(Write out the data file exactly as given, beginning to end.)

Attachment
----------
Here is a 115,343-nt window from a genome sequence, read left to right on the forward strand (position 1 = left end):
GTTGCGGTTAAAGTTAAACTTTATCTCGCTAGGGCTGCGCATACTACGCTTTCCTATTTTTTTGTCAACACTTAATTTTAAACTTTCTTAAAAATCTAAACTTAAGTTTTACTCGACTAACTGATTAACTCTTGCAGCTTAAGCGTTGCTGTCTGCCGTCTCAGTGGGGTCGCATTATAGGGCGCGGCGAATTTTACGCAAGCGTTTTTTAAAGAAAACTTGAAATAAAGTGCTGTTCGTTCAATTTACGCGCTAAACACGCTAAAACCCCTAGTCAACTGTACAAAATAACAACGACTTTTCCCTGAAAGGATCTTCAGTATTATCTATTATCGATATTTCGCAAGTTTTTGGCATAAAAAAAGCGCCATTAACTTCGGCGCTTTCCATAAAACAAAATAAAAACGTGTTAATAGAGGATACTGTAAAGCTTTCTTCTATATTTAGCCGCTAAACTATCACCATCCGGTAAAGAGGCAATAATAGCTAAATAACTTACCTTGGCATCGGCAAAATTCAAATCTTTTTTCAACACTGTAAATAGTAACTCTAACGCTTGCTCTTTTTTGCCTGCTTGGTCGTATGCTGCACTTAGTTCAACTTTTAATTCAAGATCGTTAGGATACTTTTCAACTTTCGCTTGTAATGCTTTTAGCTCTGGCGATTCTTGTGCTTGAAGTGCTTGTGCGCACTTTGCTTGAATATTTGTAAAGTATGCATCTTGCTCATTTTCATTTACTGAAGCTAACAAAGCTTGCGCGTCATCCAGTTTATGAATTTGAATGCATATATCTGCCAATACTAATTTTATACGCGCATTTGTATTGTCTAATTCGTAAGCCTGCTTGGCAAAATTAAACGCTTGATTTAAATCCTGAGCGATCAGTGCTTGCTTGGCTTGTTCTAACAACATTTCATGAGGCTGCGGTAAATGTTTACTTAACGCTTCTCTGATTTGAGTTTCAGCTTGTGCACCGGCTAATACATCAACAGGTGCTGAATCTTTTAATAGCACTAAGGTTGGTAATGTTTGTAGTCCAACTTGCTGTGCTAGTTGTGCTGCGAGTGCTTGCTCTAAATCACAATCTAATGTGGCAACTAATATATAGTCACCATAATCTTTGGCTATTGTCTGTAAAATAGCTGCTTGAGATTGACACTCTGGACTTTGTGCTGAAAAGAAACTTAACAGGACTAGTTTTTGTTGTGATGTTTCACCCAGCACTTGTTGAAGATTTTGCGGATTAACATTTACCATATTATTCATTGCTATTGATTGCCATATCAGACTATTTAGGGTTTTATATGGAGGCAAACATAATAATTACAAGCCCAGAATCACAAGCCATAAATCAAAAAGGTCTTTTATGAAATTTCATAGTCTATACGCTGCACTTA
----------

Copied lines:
Here is a 115,343-nt window from a genome sequence, read left to right on the forward strand (position 1 = left end):
GTTGCGGTTAAAGTTAAACTTTATCTCGCTAGGGCTGCGCATACTACGCTTTCCTATTTTTTTGTCAACACTTAATTTTAAACTTTCTTAAAAATCTAAACTTAAGTTTTACTCGACTAACTGATTAACTCTTGCAGCTTAAGCGTTGCTGTCTGCCGTCTCAGTGGGGTCGCATTATAGGGCGCGGCGAATTTTACGCAAGCGTTTTTTAAAGAAAACTTGAAATAAAGTGCTGTTCGTTCAATTTACGCGCTAAACACGCTAAAACCCCTAGTCAACTGTACAAAATAACAACGACTTTTCCCTGAAAGGATCTTCAGTATTATCTATTATCGATATTTCGCAAGTTTTTGGCATAAAAAAAGCGCCATTAACTTCGGCGCTTTCCATAAAACAAAATAAAAACGTGTTAATAGAGGATACTGTAAAGCTTTCTTCTATATTTAGCCGCTAAACTATCACCATCCGGTAAAGAGGCAATAATAGCTAAATAACTTACCTTGGCATCGGCAAAATTCAAATCTTTTTTCAACACTGTAAATAGTAACTCTAACGCTTGCTCTTTTTTGCCTGCTTGGTCGTATGCTGCACTTAGTTCAACTTTTAATTCAAGATCGTTAGGATACTTTTCAACTTTCGCTTGTAATGCTTTTAGCTCTGGCGATTCTTGTGCTTGAAGTGCTTGTGCGCACTTTGCTTGAATATTTGTAAAGTATGCATCTTGCTCATTTTCATTTACTGAAGCTAACAAAGCTTGCGCGTCATCCAGTTTATGAATTTGAATGCATATATCTGCCAATACTAATTTTATACGCGCATTTGTATTGTCTAATTCGTAAGCCTGCTTGGCAAAATTAAACGCTTGATTTAAATCCTGAGCGATCAGTGCTTGCTTGGCTTGTTCTAACAACATTTCATGAGGCTGCGGTAAATGTTTACTTAACGCTTCTCTGATTTGAGTTTCAGCTTGTGCACCGGCTAATACATCAACAGGTGCTGAATCTTTTAATAGCACTAAGGTTGGTAATGTTTGTAGTCCAACTTGCTGTGCTAGTTGTGCTGCGAGTGCTTGCTCTAAATCACAATCTAATGTGGCAACTAATATATAGTCACCATAATCTTTGGCTATTGTCTGTAAAATAGCTGCTTGAGATTGACACTCTGGACTTTGTGCTGAAAAGAAACTTAACAGGACTAGTTTTTGTTGTGATGTTTCACCCAGCACTTGTTGAAGATTTTGCGGATTAACATTTACCATATTATTCATTGCTATTGATTGCCATATCAGACTATTTAGGGTTTTATATGGAGGCAAACATAATAATTACAAGCCCAGAATCACAAGCCATAAATCAAAAAGGTCTTTTATGAAATTTCATAGTCTATACGCTGCACTTA